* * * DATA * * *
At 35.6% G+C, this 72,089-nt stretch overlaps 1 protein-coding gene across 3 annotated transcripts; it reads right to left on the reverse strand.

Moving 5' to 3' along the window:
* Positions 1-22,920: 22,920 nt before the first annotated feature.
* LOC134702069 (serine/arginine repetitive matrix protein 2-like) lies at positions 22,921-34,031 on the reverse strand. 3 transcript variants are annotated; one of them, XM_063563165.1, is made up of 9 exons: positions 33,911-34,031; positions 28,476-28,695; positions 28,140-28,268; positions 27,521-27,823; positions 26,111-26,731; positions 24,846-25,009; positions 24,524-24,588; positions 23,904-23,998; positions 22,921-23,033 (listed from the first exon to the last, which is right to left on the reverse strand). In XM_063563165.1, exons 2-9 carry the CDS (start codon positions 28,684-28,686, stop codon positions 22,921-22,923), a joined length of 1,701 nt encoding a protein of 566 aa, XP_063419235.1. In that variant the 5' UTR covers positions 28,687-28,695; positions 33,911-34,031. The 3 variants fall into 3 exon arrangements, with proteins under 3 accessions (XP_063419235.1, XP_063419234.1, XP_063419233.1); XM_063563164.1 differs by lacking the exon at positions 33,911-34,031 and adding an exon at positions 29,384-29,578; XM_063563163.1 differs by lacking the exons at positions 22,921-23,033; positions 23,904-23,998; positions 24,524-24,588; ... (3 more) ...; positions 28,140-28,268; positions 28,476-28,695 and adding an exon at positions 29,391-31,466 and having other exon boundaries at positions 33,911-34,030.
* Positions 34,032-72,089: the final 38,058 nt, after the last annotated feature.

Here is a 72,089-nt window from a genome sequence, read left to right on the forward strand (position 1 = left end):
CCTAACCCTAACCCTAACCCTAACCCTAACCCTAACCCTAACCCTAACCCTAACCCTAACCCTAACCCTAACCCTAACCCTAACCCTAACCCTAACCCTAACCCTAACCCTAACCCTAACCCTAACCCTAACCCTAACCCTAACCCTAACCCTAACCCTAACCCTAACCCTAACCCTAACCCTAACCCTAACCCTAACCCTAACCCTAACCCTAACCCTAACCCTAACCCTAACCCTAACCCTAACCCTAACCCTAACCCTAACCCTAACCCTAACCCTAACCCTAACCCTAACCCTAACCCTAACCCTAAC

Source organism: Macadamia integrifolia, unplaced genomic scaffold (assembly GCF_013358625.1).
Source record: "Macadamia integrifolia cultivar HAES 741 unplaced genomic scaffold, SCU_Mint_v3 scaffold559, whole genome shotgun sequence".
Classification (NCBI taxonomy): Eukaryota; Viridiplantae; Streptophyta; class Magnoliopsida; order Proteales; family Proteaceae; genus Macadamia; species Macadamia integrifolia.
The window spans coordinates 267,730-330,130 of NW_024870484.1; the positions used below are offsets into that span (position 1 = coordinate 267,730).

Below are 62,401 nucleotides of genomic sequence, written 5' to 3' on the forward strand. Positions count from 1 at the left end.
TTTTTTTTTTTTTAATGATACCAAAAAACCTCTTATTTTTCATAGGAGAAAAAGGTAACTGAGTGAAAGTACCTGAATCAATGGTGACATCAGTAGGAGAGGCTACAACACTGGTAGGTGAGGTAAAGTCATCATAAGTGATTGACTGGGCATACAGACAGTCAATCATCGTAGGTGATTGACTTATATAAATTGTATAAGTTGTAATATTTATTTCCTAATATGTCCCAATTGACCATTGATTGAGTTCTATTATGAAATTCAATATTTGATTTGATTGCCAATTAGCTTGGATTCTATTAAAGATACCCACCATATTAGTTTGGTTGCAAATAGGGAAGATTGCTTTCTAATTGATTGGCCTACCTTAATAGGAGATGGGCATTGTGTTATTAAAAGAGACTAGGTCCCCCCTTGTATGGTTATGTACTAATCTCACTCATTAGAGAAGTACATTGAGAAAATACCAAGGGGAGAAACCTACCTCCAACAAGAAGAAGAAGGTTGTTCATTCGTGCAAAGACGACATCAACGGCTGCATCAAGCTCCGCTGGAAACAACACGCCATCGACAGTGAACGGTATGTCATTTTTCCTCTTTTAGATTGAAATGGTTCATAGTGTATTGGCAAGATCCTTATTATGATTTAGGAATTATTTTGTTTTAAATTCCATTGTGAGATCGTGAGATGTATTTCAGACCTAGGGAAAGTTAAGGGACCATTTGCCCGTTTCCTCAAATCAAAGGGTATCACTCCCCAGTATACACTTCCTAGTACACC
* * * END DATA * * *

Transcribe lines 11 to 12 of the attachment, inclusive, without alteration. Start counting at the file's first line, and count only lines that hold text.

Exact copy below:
The window spans coordinates 267,730-330,130 of NW_024870484.1; the positions used below are offsets into that span (position 1 = coordinate 267,730).

Below are 62,401 nucleotides of genomic sequence, written 5' to 3' on the forward strand. Positions count from 1 at the left end.